What do music and listening have in common? Both are lacking amongst young people growing up in today’s modern world. This contentious idea will be explored by Kim Williams AM in his one-off Sydney Ideas lecture Music and the Rules of Engagement at the University of Sydney’s Conservatorium of Music.
One of Australia’s most high-profile media executives and a well-known supporter of the Arts, Kim Williams speaks intimately about how music influenced his life both personally and professionally. Williams will draw parallels between the disciplined approach to music training and the way he conducts business.
Talking about two things very dear to his heart – music and listening – Williams will provide a strong case for the primacy of music education from a young age, using his own life as an example. He will explain how he sees music being key to restoring a diminishing life skill today – what he terms ‘close listening’.
He will also touch on the lack of music education he sees growing up in this country today, and Australians’ inability to give and receive criticism in a way that he describes as “thoughtful, caring, constructive and nourishing” – something that music training seeks and welcomes so that musicians grow to become world-class artists.
Kim Williams said: “Music is a natural prism for the way I see things and has been central to my experience and enjoyment of life. Music is so central to my view of the world that I don’t really stand back and think about it and only did so some years ago when asked to give a lecture about music and its personal impact and resonances. This lecture will reflect on some of those matters and offer some observations on why music matters to me.”
Drawing on personal tales disclosed in his latest book, Rules of Engagement, Williams will talk about his first instrument, the banjo; the fear of his first teacher, Mrs Bulger; one of his greatest mentors, teachers and friends, Richard Gill; composing music from the age of 15; and playing the clarinet most of his life.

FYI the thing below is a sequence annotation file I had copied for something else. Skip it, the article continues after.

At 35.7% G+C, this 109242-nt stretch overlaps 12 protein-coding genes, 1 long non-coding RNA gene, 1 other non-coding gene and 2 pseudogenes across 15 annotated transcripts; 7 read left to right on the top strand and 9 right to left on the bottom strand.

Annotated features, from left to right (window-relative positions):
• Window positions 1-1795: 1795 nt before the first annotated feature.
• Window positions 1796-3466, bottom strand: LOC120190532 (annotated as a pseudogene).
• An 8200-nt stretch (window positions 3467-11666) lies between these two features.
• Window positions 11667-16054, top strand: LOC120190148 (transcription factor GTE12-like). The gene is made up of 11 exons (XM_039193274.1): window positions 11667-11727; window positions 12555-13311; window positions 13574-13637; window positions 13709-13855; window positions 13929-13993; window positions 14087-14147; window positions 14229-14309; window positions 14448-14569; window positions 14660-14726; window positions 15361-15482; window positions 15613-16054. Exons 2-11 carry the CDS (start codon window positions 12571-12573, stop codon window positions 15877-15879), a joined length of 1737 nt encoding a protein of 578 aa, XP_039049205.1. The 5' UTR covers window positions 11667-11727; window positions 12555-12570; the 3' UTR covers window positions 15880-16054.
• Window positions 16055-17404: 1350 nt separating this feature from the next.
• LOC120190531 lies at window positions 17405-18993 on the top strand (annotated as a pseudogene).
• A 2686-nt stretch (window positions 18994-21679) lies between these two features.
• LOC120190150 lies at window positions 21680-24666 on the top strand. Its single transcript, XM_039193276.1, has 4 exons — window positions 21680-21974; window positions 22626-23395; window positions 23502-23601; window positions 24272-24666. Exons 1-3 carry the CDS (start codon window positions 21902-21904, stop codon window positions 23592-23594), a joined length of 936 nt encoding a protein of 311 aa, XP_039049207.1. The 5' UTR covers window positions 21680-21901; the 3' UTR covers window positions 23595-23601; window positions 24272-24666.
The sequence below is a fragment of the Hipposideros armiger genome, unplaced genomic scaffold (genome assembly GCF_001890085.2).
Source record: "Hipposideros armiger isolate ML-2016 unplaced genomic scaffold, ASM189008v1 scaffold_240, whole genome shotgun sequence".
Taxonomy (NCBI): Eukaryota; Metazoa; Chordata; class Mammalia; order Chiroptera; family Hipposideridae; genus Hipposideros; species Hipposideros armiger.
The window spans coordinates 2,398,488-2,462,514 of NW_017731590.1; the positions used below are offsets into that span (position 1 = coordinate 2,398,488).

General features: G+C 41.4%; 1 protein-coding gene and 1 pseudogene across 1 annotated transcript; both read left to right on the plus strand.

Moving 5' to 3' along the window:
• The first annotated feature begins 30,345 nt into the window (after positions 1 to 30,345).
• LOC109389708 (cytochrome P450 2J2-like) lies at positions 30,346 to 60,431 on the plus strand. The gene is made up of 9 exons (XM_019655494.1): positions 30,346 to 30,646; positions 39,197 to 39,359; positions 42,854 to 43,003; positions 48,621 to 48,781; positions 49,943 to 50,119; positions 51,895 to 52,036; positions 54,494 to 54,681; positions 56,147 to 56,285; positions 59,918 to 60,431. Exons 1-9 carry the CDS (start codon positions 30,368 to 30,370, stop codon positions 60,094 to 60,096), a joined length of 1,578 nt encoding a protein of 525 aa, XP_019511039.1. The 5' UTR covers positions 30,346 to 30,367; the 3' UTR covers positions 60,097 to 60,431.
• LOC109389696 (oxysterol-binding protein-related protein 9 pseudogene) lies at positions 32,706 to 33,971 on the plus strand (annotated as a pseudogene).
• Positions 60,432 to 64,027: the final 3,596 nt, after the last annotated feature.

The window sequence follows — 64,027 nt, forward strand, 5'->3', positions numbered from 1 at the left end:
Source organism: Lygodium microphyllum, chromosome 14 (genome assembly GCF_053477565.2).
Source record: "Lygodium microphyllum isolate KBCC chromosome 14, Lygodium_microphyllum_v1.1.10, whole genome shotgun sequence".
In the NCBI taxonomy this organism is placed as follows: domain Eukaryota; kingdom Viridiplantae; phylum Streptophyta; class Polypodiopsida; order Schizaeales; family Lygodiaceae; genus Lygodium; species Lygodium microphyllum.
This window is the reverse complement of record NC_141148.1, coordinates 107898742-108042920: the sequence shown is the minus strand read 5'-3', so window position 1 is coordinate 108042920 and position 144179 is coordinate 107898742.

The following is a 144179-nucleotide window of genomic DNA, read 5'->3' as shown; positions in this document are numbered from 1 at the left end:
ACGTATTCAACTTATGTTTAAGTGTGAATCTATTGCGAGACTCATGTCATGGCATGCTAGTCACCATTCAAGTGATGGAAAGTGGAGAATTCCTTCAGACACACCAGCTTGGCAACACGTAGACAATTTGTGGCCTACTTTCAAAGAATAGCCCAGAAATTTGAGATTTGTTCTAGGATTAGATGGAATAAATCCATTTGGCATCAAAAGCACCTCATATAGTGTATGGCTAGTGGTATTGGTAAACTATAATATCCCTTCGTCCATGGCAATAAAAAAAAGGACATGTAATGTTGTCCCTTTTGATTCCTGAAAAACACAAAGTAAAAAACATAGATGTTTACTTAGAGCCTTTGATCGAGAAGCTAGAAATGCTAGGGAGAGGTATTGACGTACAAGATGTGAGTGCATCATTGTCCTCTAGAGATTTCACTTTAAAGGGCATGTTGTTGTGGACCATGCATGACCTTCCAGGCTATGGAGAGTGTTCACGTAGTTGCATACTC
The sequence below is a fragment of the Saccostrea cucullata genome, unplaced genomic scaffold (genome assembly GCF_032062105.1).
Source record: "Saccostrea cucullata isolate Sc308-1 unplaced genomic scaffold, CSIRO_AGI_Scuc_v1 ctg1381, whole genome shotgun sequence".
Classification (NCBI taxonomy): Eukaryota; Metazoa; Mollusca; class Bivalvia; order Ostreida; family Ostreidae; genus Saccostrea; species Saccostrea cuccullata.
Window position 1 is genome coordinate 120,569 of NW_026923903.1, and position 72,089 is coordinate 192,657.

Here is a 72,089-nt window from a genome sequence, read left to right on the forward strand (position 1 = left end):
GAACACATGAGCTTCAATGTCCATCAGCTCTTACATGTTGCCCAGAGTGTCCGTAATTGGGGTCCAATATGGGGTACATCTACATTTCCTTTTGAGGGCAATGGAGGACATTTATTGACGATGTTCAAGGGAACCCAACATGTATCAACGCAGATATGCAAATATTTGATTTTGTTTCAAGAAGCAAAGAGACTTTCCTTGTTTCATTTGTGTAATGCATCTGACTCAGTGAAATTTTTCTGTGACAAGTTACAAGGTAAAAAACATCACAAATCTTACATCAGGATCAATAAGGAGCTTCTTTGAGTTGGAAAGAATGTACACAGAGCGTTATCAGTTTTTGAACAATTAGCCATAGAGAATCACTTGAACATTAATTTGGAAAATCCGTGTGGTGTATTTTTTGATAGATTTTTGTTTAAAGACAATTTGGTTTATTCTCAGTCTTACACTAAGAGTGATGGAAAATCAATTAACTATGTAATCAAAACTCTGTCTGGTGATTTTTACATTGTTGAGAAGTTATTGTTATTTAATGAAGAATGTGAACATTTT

Kim Williams’ connection with the Sydney Conservatoriumof Music began early in his life when from 1966, he took his first music lessons there, learning from Douglas Gerke and then Donald Westlake, principal clarinetist with the Sydney Symphony Orchestra. During and after attending the University of Sydney, Williams worked as a composer and private clarinet tutor. One of his first positions in music was as lecturer under Rex Hobcroft and resident concert organiser at the Conservatorium. In 1973, a large work entitled Music of Space that he wrote for Donald Westlake was premiered at the Sydney Conservatorium.
For the next four decades, Kim Williams played an instrumental role in growing the arts, entertainment and media industries in Australia and overseas. He was CEO of News Corp Australia, FOXTEL, FOX Studios Australia, the Australian Film Commission and Musica Viva. Only last year, he stepped down as Chair of the Sydney Opera House Trust after nine years, and in February 2014 he took up his new role as Commissioner of the AFL.
In his book Rules of Engagement, Williams provides a candid, up close and personal account of the exercise of power in the nation’s leading boardrooms, political parties and media organisations. He will draw on some of the experiences described in the book during his Sydney Ideas lecture.
Tickets and bookings: This event is free but bookings essential at firstname.lastname@example.org